Three Ways to Power an Arduino Off-Grid
[Jeff Crystal] on Voltaic Systems tells us three innovative ways to to power up arduino:
Direct to a Solar Panel – We plugged our 2.0 Watt, 6Volt panel into the Arduino’s 5.5mm x 2.1mm DC Jack via our Generator Circuit Box. On a hazy day and through a screen, it lowered the basic blink application. Of course, this will only work when there is sunlight and your application can work with extended downtime. The circuit box set has two outs so you can send power to another part of your application if needed. The panel is also available from Adafruit.
A 5Volt Battery with a USB Port – There are a number of battery packs out there with an integrated USB port. Our 3,000mAh Battery Pack V11 connects to the Arduino via a USB A/B Cable. The major downside is that there is a one hour shut-off in our battery if the load is drawing less than 50mA. This is great for preserving battery life in the pack but not great if you need to run the Arduino for over an hour. You can restart the battery by pressing the Power Button.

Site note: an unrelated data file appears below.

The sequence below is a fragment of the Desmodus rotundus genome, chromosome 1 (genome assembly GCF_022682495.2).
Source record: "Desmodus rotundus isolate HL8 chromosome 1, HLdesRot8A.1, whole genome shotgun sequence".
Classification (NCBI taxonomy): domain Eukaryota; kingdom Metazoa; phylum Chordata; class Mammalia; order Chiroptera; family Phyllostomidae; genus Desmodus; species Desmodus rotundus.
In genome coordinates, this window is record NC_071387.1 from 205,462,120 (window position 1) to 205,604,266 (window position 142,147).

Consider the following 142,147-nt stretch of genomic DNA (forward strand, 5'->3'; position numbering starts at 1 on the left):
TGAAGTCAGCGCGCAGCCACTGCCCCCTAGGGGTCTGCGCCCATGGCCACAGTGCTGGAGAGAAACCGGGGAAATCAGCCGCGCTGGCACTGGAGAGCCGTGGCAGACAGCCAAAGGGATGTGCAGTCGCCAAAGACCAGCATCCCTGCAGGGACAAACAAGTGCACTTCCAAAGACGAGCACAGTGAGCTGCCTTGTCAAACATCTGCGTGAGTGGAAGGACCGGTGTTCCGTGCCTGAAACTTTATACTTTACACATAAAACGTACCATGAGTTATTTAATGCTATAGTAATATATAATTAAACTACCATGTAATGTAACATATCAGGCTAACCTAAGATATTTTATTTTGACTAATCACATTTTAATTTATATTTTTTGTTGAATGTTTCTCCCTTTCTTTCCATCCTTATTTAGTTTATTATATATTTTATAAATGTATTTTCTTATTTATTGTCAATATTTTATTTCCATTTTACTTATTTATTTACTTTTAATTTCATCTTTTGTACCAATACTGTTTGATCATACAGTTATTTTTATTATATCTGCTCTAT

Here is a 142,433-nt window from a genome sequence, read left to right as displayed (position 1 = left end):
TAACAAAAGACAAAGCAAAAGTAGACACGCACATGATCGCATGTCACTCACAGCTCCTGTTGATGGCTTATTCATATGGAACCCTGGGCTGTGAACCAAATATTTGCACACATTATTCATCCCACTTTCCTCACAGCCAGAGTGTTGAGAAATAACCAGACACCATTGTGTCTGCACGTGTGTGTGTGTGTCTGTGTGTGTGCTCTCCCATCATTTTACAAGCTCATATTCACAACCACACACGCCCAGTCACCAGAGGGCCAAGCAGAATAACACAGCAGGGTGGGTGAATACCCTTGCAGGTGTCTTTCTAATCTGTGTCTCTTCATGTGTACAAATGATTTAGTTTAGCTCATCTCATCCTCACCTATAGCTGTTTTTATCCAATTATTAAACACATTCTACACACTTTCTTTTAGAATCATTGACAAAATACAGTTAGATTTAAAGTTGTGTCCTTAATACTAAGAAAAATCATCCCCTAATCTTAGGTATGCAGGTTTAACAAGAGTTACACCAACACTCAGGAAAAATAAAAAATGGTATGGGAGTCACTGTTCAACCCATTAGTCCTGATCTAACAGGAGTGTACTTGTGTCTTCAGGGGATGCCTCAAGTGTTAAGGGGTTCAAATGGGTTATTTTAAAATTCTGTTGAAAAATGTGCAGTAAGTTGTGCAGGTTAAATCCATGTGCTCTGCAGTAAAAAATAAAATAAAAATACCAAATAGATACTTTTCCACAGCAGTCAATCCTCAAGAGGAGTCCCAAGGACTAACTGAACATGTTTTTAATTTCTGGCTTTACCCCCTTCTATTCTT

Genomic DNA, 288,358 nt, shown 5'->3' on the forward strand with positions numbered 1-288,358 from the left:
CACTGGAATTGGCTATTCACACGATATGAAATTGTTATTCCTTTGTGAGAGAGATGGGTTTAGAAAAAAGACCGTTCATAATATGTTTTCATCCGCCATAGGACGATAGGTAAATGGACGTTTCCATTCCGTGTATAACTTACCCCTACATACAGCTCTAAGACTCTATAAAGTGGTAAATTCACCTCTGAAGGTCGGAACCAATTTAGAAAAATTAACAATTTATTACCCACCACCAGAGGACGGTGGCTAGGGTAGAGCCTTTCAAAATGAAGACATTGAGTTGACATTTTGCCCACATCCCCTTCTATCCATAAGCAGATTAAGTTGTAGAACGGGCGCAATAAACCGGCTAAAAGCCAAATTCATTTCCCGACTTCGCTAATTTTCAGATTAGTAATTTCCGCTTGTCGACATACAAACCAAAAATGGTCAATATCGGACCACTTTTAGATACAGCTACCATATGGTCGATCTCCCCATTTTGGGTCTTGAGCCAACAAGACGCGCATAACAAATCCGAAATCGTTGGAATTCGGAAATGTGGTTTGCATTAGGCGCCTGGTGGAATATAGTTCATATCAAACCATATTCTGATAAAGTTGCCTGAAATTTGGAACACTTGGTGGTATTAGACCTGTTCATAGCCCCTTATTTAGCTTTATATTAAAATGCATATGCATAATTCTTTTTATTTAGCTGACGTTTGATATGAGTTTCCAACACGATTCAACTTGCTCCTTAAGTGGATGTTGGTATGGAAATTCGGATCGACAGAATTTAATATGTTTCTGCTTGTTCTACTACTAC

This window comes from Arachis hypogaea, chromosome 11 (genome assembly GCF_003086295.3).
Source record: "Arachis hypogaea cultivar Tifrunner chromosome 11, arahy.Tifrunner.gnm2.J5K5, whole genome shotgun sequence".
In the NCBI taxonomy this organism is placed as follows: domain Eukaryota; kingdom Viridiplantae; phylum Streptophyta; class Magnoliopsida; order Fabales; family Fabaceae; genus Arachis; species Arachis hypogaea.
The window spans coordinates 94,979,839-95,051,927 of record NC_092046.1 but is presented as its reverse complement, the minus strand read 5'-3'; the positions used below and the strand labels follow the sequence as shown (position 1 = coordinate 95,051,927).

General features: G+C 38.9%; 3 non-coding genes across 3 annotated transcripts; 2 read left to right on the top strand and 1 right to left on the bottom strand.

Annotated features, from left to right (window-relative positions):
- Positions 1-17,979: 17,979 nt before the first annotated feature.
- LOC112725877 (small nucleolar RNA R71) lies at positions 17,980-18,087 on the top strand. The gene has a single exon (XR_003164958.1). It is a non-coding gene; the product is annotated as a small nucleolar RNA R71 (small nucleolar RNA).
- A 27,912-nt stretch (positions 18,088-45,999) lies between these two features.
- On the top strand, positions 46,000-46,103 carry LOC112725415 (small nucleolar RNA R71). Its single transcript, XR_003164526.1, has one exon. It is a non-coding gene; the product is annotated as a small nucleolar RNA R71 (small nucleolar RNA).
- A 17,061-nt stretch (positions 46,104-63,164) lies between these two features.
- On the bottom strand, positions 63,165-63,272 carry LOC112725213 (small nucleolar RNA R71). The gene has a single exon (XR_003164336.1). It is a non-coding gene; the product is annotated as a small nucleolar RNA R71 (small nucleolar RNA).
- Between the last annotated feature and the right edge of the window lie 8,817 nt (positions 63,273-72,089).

Solar & Battery Hybrid – We were pointed towards these Tenergy Lithium-Ion Cells (3.7V 2600mAh) and this smart battery case (puts two Li-Ion 3.7V cells in series) by office neighbors Breakfast NY. We connected three of our 10Volt panels in Parallel with our Generator circuit box (As an alternative, you could wire two of our 2.0 Watt, 6Volt panels in series to charge this configuration), connected the circuit box to the Arduino’s DC Jack, then connected the second out from the circuit box to the 2 Li-Ion cells. The circuit box has a blocking diode which prevents power from draining from the batteries into the panel. When the sun goes down or is obscured by clouds, the batteries will kick in and provide power to the Arduino. When the sun is up, excess power goes into the batteries for later. Both the batteries and the battery case have built-in protections against overcharge and short circuit which simplifies the amount of supporting circuitry you need to do.